Tuesday, April 24, 2012
The Fight Over Ron Paul And His Supporters
THE EXAMINER | Karl Dickey | April 24, 2012
his lack of delegates he has received as the primaries have continued throughout the country. Ron Paul has received 67 delegates as opposed to Mitt Romney's 697. Newt Gingrich is widely expected to suspend his campaign later this week, which would put Paul and Romney in a two-way race within the Republican race.
The issue at hand for Mitt Romney is his lack of appeal to conservative voters, which could be the reason we saw Florida Senator Marco Rubio next to him yesterday. Rubio is thought of as a "Tea Party Candidate", which if he became the Vice-Presidential nominee, could help sway some conservative voters to Romney. We saw it in 2008 when conservatives would not back McCain until Sarah Palin came into the fold as the VP nominee. However Rubio's flavor has soured some Tea Partiers and he also has stated he will not run for vice-president with Romney.
Mitt Romney needs Ron Paul's supporters and it is unlikely he will get them. Many of them decribe themselves as "principled" and have openly said there is no way they will vote for Romney in Tampa as the GOP's nominee or in the general election this November.
The question is over where Ron Paul will go should he not win the Republican Party's nomination in August. Some have speculated he will still run for President and either run under the Libertarian Party or as an indepedent. Recent speculation has arisen he may run under Americans Elect. It is clear he will not run under the Libertarian Party as the they are holding their national convention in early May, nominating their selection for President at that time. Paul could run as an independent as his supporters will actively work to make sure he is on as many state ballots as feasible.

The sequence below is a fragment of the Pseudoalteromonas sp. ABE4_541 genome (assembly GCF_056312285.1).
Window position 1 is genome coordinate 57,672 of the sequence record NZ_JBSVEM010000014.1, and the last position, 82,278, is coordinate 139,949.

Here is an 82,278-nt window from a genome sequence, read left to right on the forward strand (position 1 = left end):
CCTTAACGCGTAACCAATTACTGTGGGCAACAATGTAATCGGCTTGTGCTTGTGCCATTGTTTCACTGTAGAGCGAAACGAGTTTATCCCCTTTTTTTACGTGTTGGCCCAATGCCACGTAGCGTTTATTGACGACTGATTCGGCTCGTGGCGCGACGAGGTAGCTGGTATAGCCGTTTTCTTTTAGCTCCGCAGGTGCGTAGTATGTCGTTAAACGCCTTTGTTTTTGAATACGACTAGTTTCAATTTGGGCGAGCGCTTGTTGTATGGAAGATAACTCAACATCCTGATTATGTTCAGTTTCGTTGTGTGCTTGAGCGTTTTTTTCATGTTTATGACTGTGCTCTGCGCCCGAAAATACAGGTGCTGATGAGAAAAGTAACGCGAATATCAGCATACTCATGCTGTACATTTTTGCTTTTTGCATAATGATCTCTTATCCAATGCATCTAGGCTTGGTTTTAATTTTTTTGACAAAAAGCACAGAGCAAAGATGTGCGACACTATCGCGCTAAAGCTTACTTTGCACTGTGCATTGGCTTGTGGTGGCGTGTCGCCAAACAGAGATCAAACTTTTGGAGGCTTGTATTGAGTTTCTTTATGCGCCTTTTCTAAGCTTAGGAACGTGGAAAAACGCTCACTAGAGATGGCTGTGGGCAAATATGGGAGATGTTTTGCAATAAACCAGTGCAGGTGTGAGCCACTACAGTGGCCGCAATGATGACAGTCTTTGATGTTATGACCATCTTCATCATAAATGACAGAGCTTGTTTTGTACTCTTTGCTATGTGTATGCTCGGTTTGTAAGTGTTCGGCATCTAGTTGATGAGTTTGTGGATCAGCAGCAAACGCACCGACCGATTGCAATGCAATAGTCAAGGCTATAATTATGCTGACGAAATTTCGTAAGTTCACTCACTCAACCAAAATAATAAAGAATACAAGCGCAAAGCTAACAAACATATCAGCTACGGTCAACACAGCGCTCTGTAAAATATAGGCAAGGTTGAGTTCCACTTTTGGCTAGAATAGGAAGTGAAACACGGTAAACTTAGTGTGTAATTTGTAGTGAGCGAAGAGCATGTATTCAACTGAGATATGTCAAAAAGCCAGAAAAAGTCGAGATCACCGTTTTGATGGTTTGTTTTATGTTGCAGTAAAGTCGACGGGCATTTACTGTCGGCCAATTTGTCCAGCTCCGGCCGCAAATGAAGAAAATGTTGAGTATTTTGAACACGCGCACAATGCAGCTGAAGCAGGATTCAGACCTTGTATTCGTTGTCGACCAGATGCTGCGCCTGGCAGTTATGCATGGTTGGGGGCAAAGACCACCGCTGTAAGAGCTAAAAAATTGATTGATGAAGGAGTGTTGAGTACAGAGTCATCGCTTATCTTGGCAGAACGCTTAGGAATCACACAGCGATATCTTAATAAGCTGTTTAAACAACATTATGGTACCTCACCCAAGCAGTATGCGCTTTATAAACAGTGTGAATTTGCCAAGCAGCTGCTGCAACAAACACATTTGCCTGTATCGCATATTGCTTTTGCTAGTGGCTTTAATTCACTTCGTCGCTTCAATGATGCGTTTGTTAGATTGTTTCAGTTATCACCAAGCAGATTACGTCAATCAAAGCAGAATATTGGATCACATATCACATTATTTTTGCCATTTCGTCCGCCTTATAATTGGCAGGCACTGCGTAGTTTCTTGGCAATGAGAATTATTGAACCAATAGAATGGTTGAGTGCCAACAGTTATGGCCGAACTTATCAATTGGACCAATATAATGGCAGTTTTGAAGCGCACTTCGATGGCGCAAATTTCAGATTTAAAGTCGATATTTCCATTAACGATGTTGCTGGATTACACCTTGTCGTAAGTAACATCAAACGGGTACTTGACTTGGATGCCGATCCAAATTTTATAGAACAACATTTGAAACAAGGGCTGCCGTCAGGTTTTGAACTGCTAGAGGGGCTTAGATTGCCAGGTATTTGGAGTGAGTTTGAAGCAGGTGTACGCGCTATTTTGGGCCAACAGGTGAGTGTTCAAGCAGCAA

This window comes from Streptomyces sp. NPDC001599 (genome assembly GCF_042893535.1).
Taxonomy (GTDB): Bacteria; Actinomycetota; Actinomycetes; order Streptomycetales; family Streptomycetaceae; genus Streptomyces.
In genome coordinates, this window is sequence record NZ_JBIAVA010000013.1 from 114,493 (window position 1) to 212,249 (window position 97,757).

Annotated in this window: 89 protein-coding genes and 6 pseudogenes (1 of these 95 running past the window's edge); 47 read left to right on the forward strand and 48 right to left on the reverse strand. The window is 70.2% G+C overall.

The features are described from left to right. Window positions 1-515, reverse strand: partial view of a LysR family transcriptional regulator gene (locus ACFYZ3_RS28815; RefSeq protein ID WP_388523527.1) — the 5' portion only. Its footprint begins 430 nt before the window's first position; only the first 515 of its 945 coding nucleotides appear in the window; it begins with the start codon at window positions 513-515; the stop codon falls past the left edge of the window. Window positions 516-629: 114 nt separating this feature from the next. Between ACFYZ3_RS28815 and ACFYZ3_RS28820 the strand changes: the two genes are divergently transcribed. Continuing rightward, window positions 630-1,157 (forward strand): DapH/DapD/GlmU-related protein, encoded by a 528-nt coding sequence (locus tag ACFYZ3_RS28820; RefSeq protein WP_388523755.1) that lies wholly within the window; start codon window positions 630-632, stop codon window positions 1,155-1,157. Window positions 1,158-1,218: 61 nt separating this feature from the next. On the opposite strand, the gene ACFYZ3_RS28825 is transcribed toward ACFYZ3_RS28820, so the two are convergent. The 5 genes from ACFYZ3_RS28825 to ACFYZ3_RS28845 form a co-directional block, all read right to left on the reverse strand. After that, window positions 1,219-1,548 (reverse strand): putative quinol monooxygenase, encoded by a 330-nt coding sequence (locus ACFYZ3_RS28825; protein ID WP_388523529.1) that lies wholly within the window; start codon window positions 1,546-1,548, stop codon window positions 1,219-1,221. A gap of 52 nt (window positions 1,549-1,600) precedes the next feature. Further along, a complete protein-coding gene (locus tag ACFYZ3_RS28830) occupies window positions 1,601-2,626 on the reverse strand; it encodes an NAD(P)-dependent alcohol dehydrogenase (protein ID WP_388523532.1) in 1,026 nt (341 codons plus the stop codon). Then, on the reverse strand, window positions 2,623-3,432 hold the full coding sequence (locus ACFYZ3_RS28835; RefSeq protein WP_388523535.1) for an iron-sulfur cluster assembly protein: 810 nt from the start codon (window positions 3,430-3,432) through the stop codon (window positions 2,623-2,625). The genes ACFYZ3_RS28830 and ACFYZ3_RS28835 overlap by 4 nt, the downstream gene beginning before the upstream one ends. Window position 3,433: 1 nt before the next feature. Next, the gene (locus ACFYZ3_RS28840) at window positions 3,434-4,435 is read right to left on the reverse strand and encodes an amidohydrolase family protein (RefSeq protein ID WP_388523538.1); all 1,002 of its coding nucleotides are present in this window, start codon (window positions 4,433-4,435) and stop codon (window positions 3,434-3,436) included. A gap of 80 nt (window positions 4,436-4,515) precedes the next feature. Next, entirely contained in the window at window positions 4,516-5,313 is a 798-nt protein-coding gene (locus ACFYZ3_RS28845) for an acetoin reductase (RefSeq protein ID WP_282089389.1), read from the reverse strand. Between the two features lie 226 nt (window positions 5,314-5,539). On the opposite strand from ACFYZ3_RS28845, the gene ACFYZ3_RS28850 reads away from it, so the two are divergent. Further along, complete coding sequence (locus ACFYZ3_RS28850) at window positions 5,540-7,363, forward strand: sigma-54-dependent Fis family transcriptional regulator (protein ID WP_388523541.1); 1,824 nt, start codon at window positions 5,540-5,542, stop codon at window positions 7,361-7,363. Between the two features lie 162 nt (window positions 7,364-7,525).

As the Americans Elect nominee he is almost assured to be on the ballot in all 50 states and is their top draft candidate by a wide margin. There is a question regarding a few states allowing Paul on the ballot under Americans Elect as there are some laws across the country prohibiting a candidate from changing parties once he showed up in their presidential primaries as a Republican. Although Americans Elect does not consider itself a political party, for legal purposes in many states, it is a party and could come under the rule prohibiting Paul on the ballot.
Two things are clear, Romney or Obama will not be garnering too many Paul supporters, no matter how desperately they may want their passion injected into their campaigns. Libertarian Party Presidential Candidate Gary Johnson has stated he would love to have their support as he and Paul have the most in common than any of the other candidates.
It could be Ron Paul will end his campaign should he not win the GOP nomination, then go on to endorse and campaign with another candidate for the office of President.
Posted by Ron Paul U.S.A. at 9:08 AM